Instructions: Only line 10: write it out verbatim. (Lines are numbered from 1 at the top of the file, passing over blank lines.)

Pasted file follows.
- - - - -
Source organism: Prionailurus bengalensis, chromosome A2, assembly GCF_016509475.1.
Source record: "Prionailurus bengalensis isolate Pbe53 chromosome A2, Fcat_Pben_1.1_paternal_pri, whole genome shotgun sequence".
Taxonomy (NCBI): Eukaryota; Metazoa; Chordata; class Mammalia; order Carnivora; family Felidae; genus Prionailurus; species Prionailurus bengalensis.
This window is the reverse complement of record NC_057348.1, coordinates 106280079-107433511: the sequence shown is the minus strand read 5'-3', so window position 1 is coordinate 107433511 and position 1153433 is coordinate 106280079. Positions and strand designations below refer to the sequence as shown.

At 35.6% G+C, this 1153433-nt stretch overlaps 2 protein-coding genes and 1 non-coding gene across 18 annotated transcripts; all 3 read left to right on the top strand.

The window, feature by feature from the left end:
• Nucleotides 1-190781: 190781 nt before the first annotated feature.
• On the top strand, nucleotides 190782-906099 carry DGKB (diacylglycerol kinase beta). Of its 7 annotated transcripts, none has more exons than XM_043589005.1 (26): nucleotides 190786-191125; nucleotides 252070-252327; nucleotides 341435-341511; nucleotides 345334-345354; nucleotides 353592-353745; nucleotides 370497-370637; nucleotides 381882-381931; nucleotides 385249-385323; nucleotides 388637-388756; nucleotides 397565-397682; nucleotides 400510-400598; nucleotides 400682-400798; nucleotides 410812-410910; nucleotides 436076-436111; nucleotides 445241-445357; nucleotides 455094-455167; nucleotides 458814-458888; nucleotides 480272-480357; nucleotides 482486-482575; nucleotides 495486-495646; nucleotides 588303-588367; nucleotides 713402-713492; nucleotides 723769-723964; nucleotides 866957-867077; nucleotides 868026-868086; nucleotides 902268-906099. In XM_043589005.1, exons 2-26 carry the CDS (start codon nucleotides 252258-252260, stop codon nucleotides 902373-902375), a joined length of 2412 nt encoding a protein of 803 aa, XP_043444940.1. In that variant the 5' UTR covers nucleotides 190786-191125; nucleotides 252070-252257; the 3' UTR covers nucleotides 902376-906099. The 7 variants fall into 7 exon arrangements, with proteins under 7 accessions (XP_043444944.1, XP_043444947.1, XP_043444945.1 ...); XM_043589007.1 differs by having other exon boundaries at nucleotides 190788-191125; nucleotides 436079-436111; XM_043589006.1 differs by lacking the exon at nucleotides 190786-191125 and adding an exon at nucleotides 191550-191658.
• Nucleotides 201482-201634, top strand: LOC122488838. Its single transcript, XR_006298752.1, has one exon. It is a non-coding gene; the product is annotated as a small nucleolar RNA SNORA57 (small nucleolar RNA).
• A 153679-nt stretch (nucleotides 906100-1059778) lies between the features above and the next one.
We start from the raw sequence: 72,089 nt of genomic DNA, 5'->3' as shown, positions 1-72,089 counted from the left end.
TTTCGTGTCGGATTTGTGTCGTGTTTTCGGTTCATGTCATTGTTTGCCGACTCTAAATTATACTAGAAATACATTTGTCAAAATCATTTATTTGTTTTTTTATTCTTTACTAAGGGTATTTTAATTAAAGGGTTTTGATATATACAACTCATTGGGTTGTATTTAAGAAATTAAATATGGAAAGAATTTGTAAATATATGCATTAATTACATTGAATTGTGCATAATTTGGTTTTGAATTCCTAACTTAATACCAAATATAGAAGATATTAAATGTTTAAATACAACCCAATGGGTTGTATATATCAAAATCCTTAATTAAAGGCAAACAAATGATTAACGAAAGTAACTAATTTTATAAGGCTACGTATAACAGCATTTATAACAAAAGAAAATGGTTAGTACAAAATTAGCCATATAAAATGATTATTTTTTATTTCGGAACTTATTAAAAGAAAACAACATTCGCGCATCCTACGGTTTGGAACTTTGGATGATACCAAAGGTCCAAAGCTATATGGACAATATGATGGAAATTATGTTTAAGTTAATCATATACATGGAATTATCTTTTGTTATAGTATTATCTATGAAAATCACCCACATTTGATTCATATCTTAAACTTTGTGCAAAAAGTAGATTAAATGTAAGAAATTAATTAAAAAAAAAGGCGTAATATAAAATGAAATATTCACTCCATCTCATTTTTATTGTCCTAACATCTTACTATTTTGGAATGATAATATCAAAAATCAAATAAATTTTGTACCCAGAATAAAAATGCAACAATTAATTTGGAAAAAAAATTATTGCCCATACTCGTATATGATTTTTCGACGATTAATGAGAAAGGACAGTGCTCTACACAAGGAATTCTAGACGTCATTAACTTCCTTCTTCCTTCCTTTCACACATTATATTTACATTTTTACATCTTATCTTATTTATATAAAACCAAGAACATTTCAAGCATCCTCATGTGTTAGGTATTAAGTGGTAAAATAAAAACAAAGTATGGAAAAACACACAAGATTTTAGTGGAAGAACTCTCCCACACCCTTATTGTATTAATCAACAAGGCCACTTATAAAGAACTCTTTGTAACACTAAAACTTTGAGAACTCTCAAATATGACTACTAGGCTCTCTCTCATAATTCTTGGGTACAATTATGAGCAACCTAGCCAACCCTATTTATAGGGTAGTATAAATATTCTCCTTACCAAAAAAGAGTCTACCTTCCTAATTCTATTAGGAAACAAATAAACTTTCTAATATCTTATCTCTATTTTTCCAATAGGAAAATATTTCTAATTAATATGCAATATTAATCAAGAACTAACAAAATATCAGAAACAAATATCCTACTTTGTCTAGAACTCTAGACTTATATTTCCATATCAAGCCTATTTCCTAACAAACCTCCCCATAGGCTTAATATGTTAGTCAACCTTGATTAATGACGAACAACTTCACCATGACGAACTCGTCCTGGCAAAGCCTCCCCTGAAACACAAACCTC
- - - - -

• A 153679-nt stretch (nucleotides 906100-1059778) lies between the features above and the next one.